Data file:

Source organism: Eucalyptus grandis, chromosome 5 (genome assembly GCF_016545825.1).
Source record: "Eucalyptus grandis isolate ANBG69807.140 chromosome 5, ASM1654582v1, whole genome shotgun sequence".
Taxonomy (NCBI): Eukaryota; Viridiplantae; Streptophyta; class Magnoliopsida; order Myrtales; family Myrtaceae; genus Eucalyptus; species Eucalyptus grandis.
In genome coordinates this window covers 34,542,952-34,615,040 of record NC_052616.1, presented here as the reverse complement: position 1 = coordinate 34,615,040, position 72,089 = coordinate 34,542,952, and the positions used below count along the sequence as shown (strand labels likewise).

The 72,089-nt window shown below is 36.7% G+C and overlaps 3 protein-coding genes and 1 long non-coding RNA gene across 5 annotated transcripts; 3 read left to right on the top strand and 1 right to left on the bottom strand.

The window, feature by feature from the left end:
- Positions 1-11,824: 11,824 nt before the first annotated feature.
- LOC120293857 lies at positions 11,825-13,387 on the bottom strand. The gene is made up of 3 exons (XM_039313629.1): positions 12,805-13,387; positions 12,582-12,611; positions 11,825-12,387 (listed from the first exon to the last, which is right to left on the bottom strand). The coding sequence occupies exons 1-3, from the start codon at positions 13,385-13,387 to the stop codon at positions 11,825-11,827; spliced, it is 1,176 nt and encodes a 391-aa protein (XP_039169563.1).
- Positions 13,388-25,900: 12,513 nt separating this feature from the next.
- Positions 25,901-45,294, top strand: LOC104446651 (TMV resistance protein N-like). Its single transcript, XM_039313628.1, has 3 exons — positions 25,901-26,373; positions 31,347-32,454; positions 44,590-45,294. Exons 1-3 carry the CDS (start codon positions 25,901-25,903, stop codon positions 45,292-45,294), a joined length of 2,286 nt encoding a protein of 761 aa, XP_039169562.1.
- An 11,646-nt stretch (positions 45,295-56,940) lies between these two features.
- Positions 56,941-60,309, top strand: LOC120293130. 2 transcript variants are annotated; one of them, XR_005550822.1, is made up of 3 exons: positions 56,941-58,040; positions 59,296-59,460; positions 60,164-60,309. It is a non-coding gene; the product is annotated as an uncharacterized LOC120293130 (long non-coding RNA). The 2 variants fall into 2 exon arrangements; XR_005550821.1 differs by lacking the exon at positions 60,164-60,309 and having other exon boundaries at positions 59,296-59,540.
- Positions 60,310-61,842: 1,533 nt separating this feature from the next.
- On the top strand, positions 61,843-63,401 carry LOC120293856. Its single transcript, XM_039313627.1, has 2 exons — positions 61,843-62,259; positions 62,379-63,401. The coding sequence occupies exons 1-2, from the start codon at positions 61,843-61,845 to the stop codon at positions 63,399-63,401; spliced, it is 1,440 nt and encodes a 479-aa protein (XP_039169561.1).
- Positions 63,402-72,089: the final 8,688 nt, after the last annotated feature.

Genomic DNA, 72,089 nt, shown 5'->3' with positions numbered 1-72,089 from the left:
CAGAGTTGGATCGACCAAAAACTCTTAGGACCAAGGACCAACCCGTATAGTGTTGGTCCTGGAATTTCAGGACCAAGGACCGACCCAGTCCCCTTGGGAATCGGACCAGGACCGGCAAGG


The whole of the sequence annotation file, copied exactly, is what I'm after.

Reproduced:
Source organism: Eucalyptus grandis, chromosome 5 (genome assembly GCF_016545825.1).
Source record: "Eucalyptus grandis isolate ANBG69807.140 chromosome 5, ASM1654582v1, whole genome shotgun sequence".
Taxonomy (NCBI): Eukaryota; Viridiplantae; Streptophyta; class Magnoliopsida; order Myrtales; family Myrtaceae; genus Eucalyptus; species Eucalyptus grandis.
In genome coordinates this window covers 34,542,952-34,615,040 of record NC_052616.1, presented here as the reverse complement: position 1 = coordinate 34,615,040, position 72,089 = coordinate 34,542,952, and the positions used below count along the sequence as shown (strand labels likewise).

The 72,089-nt window shown below is 36.7% G+C and overlaps 3 protein-coding genes and 1 long non-coding RNA gene across 5 annotated transcripts; 3 read left to right on the top strand and 1 right to left on the bottom strand.

The window, feature by feature from the left end:
- Positions 1-11,824: 11,824 nt before the first annotated feature.
- LOC120293857 lies at positions 11,825-13,387 on the bottom strand. The gene is made up of 3 exons (XM_039313629.1): positions 12,805-13,387; positions 12,582-12,611; positions 11,825-12,387 (listed from the first exon to the last, which is right to left on the bottom strand). The coding sequence occupies exons 1-3, from the start codon at positions 13,385-13,387 to the stop codon at positions 11,825-11,827; spliced, it is 1,176 nt and encodes a 391-aa protein (XP_039169563.1).
- Positions 13,388-25,900: 12,513 nt separating this feature from the next.
- Positions 25,901-45,294, top strand: LOC104446651 (TMV resistance protein N-like). Its single transcript, XM_039313628.1, has 3 exons — positions 25,901-26,373; positions 31,347-32,454; positions 44,590-45,294. Exons 1-3 carry the CDS (start codon positions 25,901-25,903, stop codon positions 45,292-45,294), a joined length of 2,286 nt encoding a protein of 761 aa, XP_039169562.1.
- An 11,646-nt stretch (positions 45,295-56,940) lies between these two features.
- Positions 56,941-60,309, top strand: LOC120293130. 2 transcript variants are annotated; one of them, XR_005550822.1, is made up of 3 exons: positions 56,941-58,040; positions 59,296-59,460; positions 60,164-60,309. It is a non-coding gene; the product is annotated as an uncharacterized LOC120293130 (long non-coding RNA). The 2 variants fall into 2 exon arrangements; XR_005550821.1 differs by lacking the exon at positions 60,164-60,309 and having other exon boundaries at positions 59,296-59,540.
- Positions 60,310-61,842: 1,533 nt separating this feature from the next.
- On the top strand, positions 61,843-63,401 carry LOC120293856. Its single transcript, XM_039313627.1, has 2 exons — positions 61,843-62,259; positions 62,379-63,401. The coding sequence occupies exons 1-2, from the start codon at positions 61,843-61,845 to the stop codon at positions 63,399-63,401; spliced, it is 1,440 nt and encodes a 479-aa protein (XP_039169561.1).
- Positions 63,402-72,089: the final 8,688 nt, after the last annotated feature.

Genomic DNA, 72,089 nt, shown 5'->3' with positions numbered 1-72,089 from the left:
CAGAGTTGGATCGACCAAAAACTCTTAGGACCAAGGACCAACCCGTATAGTGTTGGTCCTGGAATTTCAGGACCAAGGACCGACCCAGTCCCCTTGGGAATCGGACCAGGACCGGCAAGG